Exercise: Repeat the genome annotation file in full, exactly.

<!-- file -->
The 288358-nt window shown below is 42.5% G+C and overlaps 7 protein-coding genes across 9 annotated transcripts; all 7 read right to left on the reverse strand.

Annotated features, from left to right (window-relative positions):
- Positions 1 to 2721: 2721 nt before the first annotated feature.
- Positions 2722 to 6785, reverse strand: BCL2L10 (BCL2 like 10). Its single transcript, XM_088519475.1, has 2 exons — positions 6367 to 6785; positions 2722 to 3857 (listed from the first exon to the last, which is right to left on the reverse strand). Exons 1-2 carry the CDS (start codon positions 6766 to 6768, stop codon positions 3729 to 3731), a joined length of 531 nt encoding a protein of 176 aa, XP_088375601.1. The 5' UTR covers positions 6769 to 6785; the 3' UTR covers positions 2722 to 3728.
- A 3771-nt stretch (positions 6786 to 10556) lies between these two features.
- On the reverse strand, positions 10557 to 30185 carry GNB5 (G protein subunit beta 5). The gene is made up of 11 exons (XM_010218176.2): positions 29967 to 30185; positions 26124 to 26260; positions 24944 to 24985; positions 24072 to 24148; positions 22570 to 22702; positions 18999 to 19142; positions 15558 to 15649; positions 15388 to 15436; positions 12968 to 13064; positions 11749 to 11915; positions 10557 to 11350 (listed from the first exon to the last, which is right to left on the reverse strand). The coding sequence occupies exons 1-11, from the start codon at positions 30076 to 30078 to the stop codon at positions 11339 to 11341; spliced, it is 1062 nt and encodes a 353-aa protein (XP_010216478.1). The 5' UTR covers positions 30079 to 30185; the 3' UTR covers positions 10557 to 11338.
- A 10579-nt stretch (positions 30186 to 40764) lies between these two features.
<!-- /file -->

The 288358-nt window shown below is 42.5% G+C and overlaps 7 protein-coding genes across 9 annotated transcripts; all 7 read right to left on the reverse strand.

Annotated features, from left to right (window-relative positions):
- Positions 1 to 2721: 2721 nt before the first annotated feature.
- Positions 2722 to 6785, reverse strand: BCL2L10 (BCL2 like 10). Its single transcript, XM_088519475.1, has 2 exons — positions 6367 to 6785; positions 2722 to 3857 (listed from the first exon to the last, which is right to left on the reverse strand). Exons 1-2 carry the CDS (start codon positions 6766 to 6768, stop codon positions 3729 to 3731), a joined length of 531 nt encoding a protein of 176 aa, XP_088375601.1. The 5' UTR covers positions 6769 to 6785; the 3' UTR covers positions 2722 to 3728.
- A 3771-nt stretch (positions 6786 to 10556) lies between these two features.
- On the reverse strand, positions 10557 to 30185 carry GNB5 (G protein subunit beta 5). The gene is made up of 11 exons (XM_010218176.2): positions 29967 to 30185; positions 26124 to 26260; positions 24944 to 24985; positions 24072 to 24148; positions 22570 to 22702; positions 18999 to 19142; positions 15558 to 15649; positions 15388 to 15436; positions 12968 to 13064; positions 11749 to 11915; positions 10557 to 11350 (listed from the first exon to the last, which is right to left on the reverse strand). The coding sequence occupies exons 1-11, from the start codon at positions 30076 to 30078 to the stop codon at positions 11339 to 11341; spliced, it is 1062 nt and encodes a 353-aa protein (XP_010216478.1). The 5' UTR covers positions 30079 to 30185; the 3' UTR covers positions 10557 to 11338.
- A 10579-nt stretch (positions 30186 to 40764) lies between these two features.